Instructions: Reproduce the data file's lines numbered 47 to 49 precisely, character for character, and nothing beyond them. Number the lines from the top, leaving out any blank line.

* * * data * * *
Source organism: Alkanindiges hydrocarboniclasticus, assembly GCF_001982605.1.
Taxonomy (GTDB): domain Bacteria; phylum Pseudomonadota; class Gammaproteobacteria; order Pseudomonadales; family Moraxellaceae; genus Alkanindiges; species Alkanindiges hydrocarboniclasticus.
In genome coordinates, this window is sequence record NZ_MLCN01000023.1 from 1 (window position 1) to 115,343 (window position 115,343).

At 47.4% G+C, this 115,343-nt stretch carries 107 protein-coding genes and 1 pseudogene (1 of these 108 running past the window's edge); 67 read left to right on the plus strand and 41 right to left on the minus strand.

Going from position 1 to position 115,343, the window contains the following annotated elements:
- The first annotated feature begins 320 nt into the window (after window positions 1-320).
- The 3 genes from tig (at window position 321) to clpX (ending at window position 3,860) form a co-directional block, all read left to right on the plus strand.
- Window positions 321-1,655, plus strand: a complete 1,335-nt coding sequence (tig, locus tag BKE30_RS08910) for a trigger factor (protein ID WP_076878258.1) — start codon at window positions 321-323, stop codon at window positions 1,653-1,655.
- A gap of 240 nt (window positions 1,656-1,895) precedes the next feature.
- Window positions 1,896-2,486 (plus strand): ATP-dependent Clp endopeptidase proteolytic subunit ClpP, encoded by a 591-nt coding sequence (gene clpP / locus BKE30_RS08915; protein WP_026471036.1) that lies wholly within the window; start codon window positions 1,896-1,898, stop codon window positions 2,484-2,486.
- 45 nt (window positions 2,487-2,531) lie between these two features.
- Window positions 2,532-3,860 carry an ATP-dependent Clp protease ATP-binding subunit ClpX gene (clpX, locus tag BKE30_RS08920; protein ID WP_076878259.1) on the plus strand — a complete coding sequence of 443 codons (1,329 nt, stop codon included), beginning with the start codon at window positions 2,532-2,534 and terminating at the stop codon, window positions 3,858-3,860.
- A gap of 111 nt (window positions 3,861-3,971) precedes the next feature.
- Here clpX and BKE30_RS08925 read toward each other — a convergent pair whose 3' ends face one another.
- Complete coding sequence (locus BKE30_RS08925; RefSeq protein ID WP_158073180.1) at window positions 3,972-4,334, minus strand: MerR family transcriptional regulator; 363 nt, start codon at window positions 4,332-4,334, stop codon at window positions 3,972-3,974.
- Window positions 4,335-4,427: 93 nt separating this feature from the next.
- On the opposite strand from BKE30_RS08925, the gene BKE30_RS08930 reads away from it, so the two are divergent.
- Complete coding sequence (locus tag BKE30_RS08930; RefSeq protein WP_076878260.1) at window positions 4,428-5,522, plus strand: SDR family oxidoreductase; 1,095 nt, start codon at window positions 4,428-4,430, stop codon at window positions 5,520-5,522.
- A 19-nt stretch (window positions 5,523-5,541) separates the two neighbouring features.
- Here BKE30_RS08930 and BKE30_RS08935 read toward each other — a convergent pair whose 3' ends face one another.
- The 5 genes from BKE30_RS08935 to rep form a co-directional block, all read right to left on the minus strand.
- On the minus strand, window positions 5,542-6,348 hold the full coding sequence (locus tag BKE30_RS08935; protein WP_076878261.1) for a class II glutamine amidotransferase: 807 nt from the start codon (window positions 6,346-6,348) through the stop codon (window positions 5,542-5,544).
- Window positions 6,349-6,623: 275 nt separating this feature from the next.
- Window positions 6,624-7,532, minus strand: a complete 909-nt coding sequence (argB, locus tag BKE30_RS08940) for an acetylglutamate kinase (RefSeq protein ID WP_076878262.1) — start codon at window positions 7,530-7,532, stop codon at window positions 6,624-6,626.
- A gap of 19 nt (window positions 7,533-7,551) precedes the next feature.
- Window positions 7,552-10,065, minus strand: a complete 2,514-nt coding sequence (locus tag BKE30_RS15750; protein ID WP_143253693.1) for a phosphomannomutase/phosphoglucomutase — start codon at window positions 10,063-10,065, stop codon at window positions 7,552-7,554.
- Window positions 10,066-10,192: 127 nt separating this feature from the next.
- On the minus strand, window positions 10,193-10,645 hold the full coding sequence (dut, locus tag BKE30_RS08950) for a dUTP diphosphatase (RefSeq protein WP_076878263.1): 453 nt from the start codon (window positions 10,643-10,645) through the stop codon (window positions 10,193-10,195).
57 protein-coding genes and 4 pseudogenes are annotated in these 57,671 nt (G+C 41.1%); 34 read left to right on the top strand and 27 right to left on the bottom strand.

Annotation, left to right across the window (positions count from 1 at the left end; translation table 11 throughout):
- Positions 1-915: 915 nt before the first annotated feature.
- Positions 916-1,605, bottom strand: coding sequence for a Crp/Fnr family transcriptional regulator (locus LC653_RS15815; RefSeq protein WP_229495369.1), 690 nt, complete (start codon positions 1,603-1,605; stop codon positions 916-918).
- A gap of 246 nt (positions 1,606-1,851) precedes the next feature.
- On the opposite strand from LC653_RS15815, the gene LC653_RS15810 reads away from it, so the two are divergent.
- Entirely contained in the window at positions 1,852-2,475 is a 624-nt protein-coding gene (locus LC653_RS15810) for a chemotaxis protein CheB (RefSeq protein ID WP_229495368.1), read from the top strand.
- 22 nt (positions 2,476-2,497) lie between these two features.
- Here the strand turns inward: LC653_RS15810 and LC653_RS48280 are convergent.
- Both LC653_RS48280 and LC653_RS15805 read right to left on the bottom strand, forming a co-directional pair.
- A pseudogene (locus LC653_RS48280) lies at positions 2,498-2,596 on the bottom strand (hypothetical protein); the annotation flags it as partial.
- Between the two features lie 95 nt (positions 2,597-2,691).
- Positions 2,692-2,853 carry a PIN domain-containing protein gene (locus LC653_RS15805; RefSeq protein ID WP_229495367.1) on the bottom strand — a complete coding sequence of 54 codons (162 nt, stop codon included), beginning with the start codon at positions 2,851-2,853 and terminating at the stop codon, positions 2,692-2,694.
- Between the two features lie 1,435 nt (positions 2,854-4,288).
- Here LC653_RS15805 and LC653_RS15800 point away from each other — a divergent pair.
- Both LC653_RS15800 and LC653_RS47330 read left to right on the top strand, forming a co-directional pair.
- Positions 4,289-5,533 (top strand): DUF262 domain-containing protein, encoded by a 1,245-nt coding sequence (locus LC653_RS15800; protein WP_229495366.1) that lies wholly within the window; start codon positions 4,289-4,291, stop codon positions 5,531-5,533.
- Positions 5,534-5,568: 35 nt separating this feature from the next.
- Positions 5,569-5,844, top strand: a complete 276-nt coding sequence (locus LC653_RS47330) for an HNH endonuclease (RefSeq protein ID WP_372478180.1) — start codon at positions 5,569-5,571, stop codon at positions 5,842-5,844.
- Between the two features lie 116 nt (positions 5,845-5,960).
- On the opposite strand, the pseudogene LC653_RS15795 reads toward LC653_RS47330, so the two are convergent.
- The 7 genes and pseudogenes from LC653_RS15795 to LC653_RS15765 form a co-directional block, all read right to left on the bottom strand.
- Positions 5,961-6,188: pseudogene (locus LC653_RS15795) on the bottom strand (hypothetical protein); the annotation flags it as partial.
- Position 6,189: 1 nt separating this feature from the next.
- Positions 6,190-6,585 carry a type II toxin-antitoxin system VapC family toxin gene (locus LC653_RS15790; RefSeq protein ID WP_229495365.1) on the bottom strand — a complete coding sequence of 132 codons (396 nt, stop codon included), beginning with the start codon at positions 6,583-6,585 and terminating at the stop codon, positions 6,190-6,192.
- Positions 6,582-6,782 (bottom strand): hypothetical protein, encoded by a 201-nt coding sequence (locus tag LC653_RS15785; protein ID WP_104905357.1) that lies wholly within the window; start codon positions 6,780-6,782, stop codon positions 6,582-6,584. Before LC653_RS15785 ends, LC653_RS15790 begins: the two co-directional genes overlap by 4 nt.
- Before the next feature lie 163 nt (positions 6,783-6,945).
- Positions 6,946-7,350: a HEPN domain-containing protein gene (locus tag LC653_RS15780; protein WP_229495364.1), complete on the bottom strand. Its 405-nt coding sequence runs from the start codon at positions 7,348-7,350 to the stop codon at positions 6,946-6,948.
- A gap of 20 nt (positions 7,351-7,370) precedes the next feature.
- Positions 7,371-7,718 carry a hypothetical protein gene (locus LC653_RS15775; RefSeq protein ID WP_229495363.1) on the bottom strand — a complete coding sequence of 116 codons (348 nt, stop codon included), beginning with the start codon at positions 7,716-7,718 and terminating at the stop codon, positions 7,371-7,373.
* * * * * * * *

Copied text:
- Positions 5,569-5,844, top strand: a complete 276-nt coding sequence (locus LC653_RS47330) for an HNH endonuclease (RefSeq protein ID WP_372478180.1) — start codon at positions 5,569-5,571, stop codon at positions 5,842-5,844.
- Between the two features lie 116 nt (positions 5,845-5,960).
- On the opposite strand, the pseudogene LC653_RS15795 reads toward LC653_RS47330, so the two are convergent.